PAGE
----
With 47,000 vehicles a day traveling down Warwick Boulevard, a number that is expected to grow to 54,000 a day by 2026, this major transportation artery in Newport News, Virginia, was in desperate need of widening from four lanes to six lanes. In order to complete the two-mile project as quickly as possible, the Virginia Department of Transportation (VDOT) and officials from Newport News worked together to split construction into three phases.
Local contractor Basic Construction Co. started work on Phase I in February 2006. This phase of the project, which totaled $10.2 million, involved extensive improvements to the intersection of Warwick and J. Clyde Morris boulevards, an extremely busy intersection due to traffic from the Mariners Museum, the main entrance to Christopher Newport University and the local hospital.
Extensive improvements to this intersection included:
- New dedicated right-turn lanes from every direction
- Upgraded utilities
- Widening the road to three lanes in each direction
- New lighting
- New Opticom emergency vehicle-sensitive traffic signals
"Because it was so heavily congested, it was imperative to get this intersection finished as quickly as possible," says Thomas Druhot, VDOT project manager. "We didn't want this intersection to be under construction for the duration of the entire project. We wanted to get everything completed in that area first, then we could concentrate on other areas."
Phase I was completed in October 2007 on time and on budget.
In September 2006, Suburban Grading and Utilities Inc. began work on Phase II of the project. This phase incorporated storm water, sewer and water supply line relocations and upgrades on Warwick Blvd. from Nutmeg Quarter to Nettles Drive. At the request of the city, an additional $900,000 of work was added to this phase of the project to replace completely deteriorated portions of the sewer system.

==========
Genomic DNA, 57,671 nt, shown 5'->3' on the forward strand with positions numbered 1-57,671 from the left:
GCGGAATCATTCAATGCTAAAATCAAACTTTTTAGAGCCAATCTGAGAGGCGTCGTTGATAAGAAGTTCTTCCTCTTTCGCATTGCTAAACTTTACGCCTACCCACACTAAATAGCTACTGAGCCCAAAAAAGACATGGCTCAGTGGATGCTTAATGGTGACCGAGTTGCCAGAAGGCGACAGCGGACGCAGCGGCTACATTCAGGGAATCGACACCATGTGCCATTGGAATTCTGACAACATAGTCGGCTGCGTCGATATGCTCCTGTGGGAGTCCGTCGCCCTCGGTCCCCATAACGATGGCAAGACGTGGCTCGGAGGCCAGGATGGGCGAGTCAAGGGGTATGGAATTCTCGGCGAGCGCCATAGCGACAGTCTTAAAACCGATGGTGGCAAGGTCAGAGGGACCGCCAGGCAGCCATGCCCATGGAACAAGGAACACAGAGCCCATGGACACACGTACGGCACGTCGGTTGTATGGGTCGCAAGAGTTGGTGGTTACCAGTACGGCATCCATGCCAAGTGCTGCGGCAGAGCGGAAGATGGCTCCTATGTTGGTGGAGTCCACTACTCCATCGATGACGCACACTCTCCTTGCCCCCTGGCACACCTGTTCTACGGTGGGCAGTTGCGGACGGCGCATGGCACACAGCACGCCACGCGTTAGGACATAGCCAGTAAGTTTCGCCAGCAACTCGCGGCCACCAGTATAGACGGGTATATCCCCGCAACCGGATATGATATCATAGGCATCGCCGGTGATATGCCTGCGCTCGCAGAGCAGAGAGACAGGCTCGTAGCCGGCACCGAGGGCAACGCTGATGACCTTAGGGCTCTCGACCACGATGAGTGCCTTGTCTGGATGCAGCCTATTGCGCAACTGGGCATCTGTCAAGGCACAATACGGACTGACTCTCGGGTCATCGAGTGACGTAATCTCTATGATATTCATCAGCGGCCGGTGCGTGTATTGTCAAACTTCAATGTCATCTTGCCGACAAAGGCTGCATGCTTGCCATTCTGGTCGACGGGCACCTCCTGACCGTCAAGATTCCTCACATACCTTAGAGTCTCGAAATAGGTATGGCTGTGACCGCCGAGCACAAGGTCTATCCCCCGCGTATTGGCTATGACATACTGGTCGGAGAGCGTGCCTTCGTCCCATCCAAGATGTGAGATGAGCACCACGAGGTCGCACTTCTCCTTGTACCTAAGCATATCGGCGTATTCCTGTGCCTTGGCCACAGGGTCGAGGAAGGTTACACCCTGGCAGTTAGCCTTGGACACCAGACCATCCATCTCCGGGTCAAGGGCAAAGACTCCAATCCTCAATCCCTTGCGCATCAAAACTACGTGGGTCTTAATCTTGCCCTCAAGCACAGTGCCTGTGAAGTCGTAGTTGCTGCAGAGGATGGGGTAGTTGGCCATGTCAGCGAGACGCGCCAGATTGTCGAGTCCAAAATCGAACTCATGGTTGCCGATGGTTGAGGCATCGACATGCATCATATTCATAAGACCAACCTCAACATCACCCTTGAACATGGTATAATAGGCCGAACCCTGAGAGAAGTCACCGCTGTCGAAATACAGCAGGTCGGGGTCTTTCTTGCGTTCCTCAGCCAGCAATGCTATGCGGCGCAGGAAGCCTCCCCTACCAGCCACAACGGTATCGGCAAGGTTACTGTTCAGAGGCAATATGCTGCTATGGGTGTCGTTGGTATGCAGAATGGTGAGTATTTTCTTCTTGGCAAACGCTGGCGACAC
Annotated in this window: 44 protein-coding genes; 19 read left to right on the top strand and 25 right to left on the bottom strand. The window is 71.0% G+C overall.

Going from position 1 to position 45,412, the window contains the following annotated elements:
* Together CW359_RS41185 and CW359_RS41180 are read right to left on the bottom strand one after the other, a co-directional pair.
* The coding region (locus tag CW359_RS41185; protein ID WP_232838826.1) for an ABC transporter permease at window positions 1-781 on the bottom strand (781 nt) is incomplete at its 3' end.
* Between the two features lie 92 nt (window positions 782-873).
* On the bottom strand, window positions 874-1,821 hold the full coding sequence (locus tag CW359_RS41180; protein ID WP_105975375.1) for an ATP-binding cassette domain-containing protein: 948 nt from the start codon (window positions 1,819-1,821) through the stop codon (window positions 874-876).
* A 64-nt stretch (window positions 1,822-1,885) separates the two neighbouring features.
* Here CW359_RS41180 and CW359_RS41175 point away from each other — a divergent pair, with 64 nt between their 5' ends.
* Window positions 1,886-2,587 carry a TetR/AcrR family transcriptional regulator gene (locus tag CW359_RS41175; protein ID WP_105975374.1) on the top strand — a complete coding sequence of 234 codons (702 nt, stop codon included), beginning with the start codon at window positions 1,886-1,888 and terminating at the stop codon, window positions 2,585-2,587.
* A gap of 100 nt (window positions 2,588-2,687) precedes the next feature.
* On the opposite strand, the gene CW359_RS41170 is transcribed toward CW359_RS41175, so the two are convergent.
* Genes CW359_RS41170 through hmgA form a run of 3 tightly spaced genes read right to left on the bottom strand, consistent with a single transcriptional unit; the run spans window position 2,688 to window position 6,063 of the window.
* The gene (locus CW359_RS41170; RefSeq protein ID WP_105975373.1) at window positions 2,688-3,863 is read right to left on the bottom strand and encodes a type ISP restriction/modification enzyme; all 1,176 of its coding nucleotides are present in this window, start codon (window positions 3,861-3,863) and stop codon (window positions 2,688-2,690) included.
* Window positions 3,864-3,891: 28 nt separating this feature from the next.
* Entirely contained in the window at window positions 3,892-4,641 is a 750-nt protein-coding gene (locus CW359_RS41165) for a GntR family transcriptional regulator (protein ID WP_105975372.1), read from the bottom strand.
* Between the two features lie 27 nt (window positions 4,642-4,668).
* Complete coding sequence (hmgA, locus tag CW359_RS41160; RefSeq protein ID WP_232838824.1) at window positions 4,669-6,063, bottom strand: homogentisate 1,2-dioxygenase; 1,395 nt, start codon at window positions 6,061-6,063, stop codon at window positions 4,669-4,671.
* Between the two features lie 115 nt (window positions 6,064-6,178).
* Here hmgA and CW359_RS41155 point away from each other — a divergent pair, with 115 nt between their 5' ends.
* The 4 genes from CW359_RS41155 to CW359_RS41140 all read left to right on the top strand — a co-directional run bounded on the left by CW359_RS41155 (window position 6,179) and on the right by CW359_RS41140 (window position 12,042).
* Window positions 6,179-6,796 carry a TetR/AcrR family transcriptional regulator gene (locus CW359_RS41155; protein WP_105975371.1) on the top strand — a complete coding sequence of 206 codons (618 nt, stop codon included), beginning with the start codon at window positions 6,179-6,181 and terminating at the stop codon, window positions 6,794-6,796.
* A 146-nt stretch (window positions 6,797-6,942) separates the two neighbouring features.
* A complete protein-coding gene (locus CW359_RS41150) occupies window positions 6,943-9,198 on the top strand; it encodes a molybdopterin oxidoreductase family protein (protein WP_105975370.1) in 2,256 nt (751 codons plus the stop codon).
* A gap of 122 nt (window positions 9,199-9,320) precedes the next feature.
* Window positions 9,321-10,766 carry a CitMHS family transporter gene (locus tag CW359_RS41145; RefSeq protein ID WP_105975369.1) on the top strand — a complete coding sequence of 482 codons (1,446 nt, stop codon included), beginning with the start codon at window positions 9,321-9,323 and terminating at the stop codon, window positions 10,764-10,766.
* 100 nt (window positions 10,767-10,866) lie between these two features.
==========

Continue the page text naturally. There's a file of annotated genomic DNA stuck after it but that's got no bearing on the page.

Phase II, which came within its budget of $14.5 million, was completed almost six months ahead of schedule.
Currently Virginia Beach, Virginia-based E.V. Williams, Inc. is five months into Phase III of the project, which includes additional underground utility work, widening Warwick Blvd. to three lanes in each direction, upgrades to traffic signals, pedestrian crosswalks, lighting and landscaping, and median and drainage improvements. E.V. Williams is at work installing storm drain, sanitary sewer, force main sanitary sewer, and a city of Newport News water line.
Throughout the entire Warwick Boulevard project, utility work has been a major challenge. "Part of the problem with the underground construction is all of the existing utilities," says Dennis Miller, vice president of Operations with E.V. Williams. "Even though they are abandoned we have to deal with them as if they are alive because nobody knows what's abandoned and what isn't under the road. We are continually moving electrical work to get in and around where we need to place other underground utilities.
"The most critical part of dealing with existing utilities is finding them in advance, determining if there is going to be conflict with the work you're doing, and giving everybody as much lead time as possible to resolve those conflicts," says Miller.
To help locate utility lines prior to excavation, E.V. Williams is using a Ditch Witch vacuum excavator for potholing utilities. High-pressure jets of water are directed at the ground through a 6-inch-diameter pipe. The water loosens the soil, and then a vacuum sucks up the dirt and water, creating a 6-inch-diameter hole that exposes the utilities. Because only water and air are involved, there is no damage to the utilities.
Traffic management has been another huge challenge. The team is trying to maintain two lanes of traffic in each direction throughout the project, often diverting traffic onto the road's former median.
Major work is scheduled between the hours of 8 p.m. and 5 a.m. There are significant restrictions during peak rush hours and only a short window between 9 a.m. and 3 p.m. to work during the day.
Once the utility relocations and upgrades are complete, preparing the road bed and grading will begin. Preconstruction test bores and the previous two phases of the project have revealed unsuitable material for the road bed.
"The peninsula is very flat, so it is subject to a lot of silt and blue marle clay, which is a terrible bearing surface," says Druhot. "Therefore the project was designed with geotextile fabric and in some places geogrid underneath the roadway. A typical response to unsuitable material on the job would be to undercut and backfill, but with the amount of utilities in this area undercutting is not a feasible option. The geogrid material will provide us a solution with a zero elevation differential."
Phase III, which has a budget of $17 million, is scheduled for completion in the winter of 2009–2010.
Editor's note: Additional material provided by the Virginia Department of Transportation.